Sexual practice of polygyny skews genetic variability

Sep 26, 2008

Researchers have found DNA evidence that polygyny, the practice among males of siring children with multiple female partners at the same time or successively, has led to an excess of genetic diversity on the X chromosome relative to the autosomes. Details are published Sep. 26 in the open-access journal PLoS Genetics.

Women have been more successful on average in passing their genes on to the next
generation. "This is because a few males have fathered children with multiple females, which occurs at the expense of other less successful males", says Dr. Michael Hammer, ARL Division of Biotechnology at the University of Arizona.

The group has found DNA evidence that polygyny, the practice among males of siring
children with multiple female partners at the same time or successively, has led to an excess of genetic diversity on the X chromosome relative to the autosomes. Details are published September 26 in the open-access journal PLoS Genetics.

The X chromosome is present in two copies in females and a single copy in males. The autosomes, which are inherited equally by both sexes from each parent, are expected to have more genetic diversity than the X chromosome in a population with an equal number of breeding males and females.

The article examines potential demographic and evolutionary forces that have led to higher than expected genetic variation on the X chromosome. The research team measured levels of neutral polymorphism at 40 independent loci on the X chromosome and autosomes in ninety humans representing six populations, including: Biaka (Central African Republic), Mandenka (Senegal), San (Namibia), French Basque, Han Chinese and Melanesians (Papua New Guinea). The group contrasted alternative explanations for the higher observed levels of X-linked (versus autosomal) diversity.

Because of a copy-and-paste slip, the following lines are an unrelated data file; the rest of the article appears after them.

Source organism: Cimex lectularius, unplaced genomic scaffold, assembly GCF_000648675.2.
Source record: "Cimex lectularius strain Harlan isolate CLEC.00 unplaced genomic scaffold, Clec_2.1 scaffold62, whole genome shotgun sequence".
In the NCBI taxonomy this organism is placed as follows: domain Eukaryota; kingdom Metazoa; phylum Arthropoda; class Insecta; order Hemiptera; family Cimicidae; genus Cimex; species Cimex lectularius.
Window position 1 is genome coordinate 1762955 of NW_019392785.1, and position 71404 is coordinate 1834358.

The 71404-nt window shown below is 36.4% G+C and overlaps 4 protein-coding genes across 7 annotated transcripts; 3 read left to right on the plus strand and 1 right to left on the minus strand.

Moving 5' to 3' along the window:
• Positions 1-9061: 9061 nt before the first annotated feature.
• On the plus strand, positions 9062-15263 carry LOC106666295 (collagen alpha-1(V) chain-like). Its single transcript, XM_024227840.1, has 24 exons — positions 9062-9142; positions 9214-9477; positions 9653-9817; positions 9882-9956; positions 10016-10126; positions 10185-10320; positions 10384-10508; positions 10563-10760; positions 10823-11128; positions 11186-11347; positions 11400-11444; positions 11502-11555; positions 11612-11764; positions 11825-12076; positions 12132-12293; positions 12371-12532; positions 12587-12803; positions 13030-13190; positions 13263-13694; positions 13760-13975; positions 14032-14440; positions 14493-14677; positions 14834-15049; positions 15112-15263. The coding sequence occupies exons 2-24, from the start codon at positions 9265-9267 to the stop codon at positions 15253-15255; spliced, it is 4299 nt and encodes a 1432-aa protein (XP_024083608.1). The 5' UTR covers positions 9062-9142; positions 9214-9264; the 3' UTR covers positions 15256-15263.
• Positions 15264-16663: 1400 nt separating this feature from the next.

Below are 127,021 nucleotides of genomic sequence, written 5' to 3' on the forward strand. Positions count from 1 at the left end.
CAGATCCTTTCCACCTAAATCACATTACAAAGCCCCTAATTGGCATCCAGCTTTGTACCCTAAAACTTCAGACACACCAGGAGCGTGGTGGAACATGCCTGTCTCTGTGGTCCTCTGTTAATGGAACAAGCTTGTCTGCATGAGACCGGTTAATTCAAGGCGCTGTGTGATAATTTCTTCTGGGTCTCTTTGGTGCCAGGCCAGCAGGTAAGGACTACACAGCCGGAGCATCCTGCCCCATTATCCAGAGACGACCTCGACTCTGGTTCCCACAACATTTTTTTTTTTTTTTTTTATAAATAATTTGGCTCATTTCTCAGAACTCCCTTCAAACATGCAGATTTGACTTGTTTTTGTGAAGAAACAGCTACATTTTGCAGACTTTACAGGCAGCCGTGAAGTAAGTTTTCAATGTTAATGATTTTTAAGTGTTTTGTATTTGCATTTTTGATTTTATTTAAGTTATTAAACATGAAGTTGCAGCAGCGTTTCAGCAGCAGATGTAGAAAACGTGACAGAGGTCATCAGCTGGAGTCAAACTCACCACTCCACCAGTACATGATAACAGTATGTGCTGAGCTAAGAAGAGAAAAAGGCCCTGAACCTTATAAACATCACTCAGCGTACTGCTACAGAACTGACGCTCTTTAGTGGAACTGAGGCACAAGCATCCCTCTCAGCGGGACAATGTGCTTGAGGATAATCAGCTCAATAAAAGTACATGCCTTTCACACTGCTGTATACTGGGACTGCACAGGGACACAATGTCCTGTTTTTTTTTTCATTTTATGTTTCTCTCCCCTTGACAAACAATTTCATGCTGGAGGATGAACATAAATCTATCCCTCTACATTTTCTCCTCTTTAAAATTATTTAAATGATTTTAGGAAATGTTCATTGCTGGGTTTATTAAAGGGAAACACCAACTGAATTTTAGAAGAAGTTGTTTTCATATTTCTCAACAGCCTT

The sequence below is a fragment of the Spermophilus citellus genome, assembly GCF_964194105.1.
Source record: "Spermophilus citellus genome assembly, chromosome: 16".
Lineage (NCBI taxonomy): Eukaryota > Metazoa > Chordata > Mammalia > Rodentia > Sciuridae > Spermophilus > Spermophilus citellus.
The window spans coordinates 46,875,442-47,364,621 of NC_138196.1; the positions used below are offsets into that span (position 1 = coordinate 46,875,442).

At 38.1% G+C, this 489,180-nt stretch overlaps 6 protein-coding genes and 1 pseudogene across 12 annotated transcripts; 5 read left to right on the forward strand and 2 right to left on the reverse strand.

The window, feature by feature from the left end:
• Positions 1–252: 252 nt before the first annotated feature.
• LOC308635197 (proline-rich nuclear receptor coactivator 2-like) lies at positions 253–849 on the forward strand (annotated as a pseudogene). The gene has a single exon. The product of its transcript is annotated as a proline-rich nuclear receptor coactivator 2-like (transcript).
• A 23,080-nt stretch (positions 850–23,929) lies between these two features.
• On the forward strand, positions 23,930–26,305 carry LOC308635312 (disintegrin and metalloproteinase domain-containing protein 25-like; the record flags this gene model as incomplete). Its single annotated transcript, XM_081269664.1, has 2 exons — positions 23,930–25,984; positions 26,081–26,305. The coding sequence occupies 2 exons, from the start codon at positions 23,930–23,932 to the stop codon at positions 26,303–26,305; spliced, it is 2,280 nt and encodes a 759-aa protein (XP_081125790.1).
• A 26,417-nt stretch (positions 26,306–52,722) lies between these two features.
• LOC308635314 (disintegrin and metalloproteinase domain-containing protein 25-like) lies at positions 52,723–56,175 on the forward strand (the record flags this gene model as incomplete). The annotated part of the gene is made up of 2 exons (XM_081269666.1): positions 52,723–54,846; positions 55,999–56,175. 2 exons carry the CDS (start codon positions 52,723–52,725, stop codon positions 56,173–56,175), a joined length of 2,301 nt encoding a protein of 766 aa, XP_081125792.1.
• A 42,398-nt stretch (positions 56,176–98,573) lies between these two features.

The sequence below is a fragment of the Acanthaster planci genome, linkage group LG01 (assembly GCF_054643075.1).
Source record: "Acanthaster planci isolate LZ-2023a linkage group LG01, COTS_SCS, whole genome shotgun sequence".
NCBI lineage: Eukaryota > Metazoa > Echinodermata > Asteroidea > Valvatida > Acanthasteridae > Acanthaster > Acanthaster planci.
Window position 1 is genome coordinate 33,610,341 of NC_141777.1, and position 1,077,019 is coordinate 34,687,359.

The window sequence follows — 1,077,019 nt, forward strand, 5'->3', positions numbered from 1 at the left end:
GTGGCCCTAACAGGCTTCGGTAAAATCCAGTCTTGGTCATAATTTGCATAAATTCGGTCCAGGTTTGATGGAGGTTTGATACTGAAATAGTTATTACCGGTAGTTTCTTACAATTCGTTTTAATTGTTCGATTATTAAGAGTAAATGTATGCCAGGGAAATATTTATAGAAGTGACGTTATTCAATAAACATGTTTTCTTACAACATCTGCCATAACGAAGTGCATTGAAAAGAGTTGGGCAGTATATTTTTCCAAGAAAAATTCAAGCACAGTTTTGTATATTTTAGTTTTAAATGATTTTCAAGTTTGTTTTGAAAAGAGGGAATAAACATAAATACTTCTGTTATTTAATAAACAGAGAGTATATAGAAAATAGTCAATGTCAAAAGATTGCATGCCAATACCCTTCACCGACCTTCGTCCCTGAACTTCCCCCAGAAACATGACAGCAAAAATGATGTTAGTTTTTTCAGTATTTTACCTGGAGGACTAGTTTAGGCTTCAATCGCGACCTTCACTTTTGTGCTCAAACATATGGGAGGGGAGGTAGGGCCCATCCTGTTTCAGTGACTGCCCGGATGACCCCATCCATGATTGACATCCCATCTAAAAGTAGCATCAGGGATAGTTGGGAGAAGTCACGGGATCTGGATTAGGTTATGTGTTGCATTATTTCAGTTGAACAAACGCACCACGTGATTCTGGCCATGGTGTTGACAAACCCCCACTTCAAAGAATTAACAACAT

Background selection, changes in population size and sex-specific migration were
all discounted as contributors to the observed patterns of genetic variability. Only the process of polygyny could by itself account for the sex ratio skew and resulting patterns of genomic variation. By this process, fewer unique male genes are being passed into the next generation.

The group's research highlights how unseen, sex-biased forces have shaped genomic patterns of variability. Over the long-term, the findings may provide lessons on the dynamics of beneficial mutations on different chromosomes as they sweep through the population.

Citation: Hammer MF, Mendez FL, Cox MP, Woerner AE, Wall JD (2008) Sex-Biased Evolutionary Forces Shape Genomic Patterns of Human Diversity. PLoS Genet 4(9): e1000202. doi:10.1371/journal.pgen.1000202 dx.plos.org/10.1371/journal.pgen.1000202

Source: Public Library of Science

Explore further: Sharks off the menu and on the tourist trail in Palau

add to favorites email to friend print save as pdf

Related Stories

Ray tracing and beyond

34 minutes ago

Ray tracing is simple to explain at one level: "We all do it all day long: That's how you navigate the world visually," Gene Tracy explains. "The fact that I know that you're sitting there and not over there is because the ...

Going to extremes for enzymes

34 minutes ago

In the age-old nature versus nurture debate, Douglas Clark, a faculty scientist with Berkeley Lab and the University of California (UC) Berkeley, is not taking sides. In the search for enzymes that can break ...

Recommended for you

An uphill climb for mountain species?

3 hours ago

A recently published paper provides a history of scientific research on mountain ecosystems, looks at the issues threatening wildlife in these systems, and sets an agenda for biodiversity conservation throughout ...

Extinctions during human era worse than thought

4 hours ago

It's hard to comprehend how bad the current rate of species extinction around the world has become without knowing what it was before people came along. The newest estimate is that the pre-human rate was ...

User comments : 0